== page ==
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Can coronavirus be spread through water?

Staff Reporter

Diverging views have emerged on whether waste water that could possibly contain the coronavirus could possibly contaminate surface or groundwater if not disposed of correctly.

Professor Abdon Atangana

While some scientists find it a purely academic view as the coronavirus is not expected to survive for long under certain conditions, others feel it should be investigated further to be certain that human life is not at risk.

University of the Free State (UFS) mathematics lecturer Professor Abdon Atangana says he is worried not much is known about the coronavirus’ ability to thrive in waste water or underground after a body infected with the virus has been buried.

But water engineer Maruping Rapudungoane argues chances of this happening are very limited as the water treatment and purification process is quite a rigorous exercise.

“I am afraid that while we are concentrating on fighting COVID-19, we should also look at its effect on surface and groundwater,” said Atangana, a maths lecturer at the Institute for Groundwater Studies in the Faculty of Natural and Agricultural Sciences at the UFS.

“If the waste from hospitals — a possible hotspot for COVID-19 infections — comes into direct contact with surface and groundwater, this could lead to pollution.

“(Also), imagine a farmer using groundwater, his borehole is highly connected to fractures.

“If water is infected by the coronavirus travels and reaches his borehole, first all his animals will be infected and also his workers.”

Atangana also feels the method used to bury bodies of people who succumb to COVID-19 may need to be revised to ensure there is no contamination of groundwater as the body begins to decay.

But Rapudungoane allayed any fears of contamination saying Atangana’s suggestions were highly academic as treated water hardly carries any pathogens while borehole is not that easy to contaminate.

Maruping Rapudungoane

“No virus can live in water after it has undergone treatment,” said Rapudungoane, an operations and maintenance executive at Bloemwater, the local water board.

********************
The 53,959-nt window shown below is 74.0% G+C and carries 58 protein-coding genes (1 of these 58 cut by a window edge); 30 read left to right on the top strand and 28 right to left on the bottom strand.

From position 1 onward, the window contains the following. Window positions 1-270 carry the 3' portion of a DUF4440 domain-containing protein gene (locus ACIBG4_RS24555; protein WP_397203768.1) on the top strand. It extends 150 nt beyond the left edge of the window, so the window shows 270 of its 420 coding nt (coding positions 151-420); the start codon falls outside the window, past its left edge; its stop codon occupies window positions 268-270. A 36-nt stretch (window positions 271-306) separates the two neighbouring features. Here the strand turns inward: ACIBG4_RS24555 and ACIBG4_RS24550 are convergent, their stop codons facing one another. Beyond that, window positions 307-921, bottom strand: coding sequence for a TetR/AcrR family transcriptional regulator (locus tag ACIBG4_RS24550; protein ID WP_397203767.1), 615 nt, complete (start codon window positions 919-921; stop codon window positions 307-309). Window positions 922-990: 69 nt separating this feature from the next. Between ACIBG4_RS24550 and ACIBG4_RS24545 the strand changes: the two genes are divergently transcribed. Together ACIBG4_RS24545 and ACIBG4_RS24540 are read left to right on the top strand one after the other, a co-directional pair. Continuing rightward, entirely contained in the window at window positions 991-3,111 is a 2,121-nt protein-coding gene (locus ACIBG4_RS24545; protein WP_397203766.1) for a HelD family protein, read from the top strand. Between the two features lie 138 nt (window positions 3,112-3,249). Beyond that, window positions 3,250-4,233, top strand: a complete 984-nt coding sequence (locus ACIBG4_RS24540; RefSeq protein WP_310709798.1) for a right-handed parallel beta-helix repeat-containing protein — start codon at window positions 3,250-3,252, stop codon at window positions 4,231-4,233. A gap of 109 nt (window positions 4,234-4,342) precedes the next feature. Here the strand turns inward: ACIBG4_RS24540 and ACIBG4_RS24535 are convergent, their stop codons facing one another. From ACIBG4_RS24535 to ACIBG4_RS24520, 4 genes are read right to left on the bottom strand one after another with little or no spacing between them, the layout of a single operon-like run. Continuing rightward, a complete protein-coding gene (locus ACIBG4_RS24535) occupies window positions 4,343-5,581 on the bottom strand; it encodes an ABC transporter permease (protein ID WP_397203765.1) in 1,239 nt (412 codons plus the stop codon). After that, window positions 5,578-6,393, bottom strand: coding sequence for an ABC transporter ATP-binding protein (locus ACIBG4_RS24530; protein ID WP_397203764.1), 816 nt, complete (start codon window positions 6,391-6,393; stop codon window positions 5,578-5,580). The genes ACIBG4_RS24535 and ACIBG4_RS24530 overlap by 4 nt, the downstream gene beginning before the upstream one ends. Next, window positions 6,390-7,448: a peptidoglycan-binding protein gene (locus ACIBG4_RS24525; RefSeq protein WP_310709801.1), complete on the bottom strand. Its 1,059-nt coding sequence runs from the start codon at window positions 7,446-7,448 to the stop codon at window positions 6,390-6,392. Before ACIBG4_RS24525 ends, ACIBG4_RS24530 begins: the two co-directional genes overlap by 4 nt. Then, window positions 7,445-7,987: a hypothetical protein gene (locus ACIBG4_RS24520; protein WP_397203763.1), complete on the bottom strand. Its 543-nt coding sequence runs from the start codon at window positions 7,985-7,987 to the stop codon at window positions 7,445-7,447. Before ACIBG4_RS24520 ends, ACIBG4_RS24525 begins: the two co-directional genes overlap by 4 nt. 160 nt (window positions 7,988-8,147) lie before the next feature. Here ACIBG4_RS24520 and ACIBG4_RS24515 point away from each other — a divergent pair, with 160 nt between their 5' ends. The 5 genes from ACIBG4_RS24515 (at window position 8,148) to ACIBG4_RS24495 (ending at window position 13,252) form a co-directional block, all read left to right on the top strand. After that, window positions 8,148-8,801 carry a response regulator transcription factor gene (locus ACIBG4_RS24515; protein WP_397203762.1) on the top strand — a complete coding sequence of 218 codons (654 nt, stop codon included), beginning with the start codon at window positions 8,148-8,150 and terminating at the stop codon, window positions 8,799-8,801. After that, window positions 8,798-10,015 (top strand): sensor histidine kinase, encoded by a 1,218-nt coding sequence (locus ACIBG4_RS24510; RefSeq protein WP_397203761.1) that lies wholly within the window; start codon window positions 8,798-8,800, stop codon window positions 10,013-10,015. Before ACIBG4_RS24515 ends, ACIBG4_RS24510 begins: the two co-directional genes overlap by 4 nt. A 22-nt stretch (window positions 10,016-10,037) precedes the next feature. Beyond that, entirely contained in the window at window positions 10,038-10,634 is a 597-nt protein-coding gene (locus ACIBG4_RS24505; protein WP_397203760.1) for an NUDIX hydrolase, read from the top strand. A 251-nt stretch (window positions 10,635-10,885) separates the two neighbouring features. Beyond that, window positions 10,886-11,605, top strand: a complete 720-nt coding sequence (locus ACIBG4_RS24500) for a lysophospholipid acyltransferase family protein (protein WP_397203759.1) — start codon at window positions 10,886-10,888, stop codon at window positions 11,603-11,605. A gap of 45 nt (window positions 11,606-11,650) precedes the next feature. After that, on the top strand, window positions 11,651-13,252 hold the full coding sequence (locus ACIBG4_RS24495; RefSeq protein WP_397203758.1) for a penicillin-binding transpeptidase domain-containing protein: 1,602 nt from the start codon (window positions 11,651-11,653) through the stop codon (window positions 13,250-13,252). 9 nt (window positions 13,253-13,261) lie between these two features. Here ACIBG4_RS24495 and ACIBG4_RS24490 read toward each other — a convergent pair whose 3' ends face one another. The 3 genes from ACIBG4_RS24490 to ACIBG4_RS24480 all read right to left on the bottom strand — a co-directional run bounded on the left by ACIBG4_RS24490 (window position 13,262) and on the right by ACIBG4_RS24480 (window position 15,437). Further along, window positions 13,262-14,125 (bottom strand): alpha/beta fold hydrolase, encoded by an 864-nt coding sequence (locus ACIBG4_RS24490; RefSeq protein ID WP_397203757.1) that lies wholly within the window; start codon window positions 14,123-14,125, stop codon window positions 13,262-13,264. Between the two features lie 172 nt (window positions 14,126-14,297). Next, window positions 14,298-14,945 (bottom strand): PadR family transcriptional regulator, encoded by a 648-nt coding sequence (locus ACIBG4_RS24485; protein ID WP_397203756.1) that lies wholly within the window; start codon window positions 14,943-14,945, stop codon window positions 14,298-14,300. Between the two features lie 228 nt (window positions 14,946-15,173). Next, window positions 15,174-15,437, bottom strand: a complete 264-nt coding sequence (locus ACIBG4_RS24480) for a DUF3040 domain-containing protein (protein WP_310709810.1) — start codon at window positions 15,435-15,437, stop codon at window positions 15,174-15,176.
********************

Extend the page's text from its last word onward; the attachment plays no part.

“It’s not possible for any pathogens, bacteria or virus to survive. If that was possible, you and I would be long dead.

“For example, after we treat water in bulk at Bloemwater, we add chlorine to ensure the water remains safe for consumption. And when we pass in it on to Mangaung, they also add chlorine before distribution, so chances of that water being contaminated are very slim.”

Hydrogeologist Anton Jones said there was little evidence to ascertain Atangana’s suggestions because there are very few reports and tests done on COVID-19.

He said most of the current studies speculate its impact based on reports available from the previous SARS and MERS studies.

Jones, who has done some research on groundwater pollution, said in general groundwater contamination by pathogens occurs as a result of poor borehole design and construction allowing the impurities to directly enter the source.

“The probability of coronavirus contamination in groundwater is low, but more studies are required to determine the occurrence,” said Jones, the regional deputy director for the Water Supply Programme in the Department of Water and Sanitation, Free State.

“As a safety precaution, people using groundwater which is not treated by municipal supply systems and are located in built-up communities should make use of local treatment and disinfectant measures especially if the area is susceptible to groundwater contamination by sewerage or on-site septic systems.”

He said sanitary seals and borehole protection zones are effective in protecting the water but in large built-up areas such as rural communities protection zones are not effectively practised.

According to Jones, water naturally undergoes infiltration through soils and bedrock before accumulating as groundwater in aquifers.

This, he said, is generally a long processes and depends on the soil types and geology of the recharge area and groundwater flow.

Through this infiltration, three process take place to aid pathogen reduction: filtration, adsorption and inactivation.

“Through filtration, the pathogens are filtered by pores and cracks in the soil and rocks,” he explained.

“Adsorption is when pathogens become attached to particles which remove them from the water or delays their transport and inactivation is when the pathogens die off after time as the infiltration process is usually slow.

“It’s also dependant on the temperature, pH and additional factors.”

Jones said run-off from effective hand washing is not likely to contaminate waste water as the virus should be deactivated from the soap and disinfectants used.

“There should, in essence, be no impact on groundwater also due to the processes in which groundwater recharge takes place naturally,” he said.

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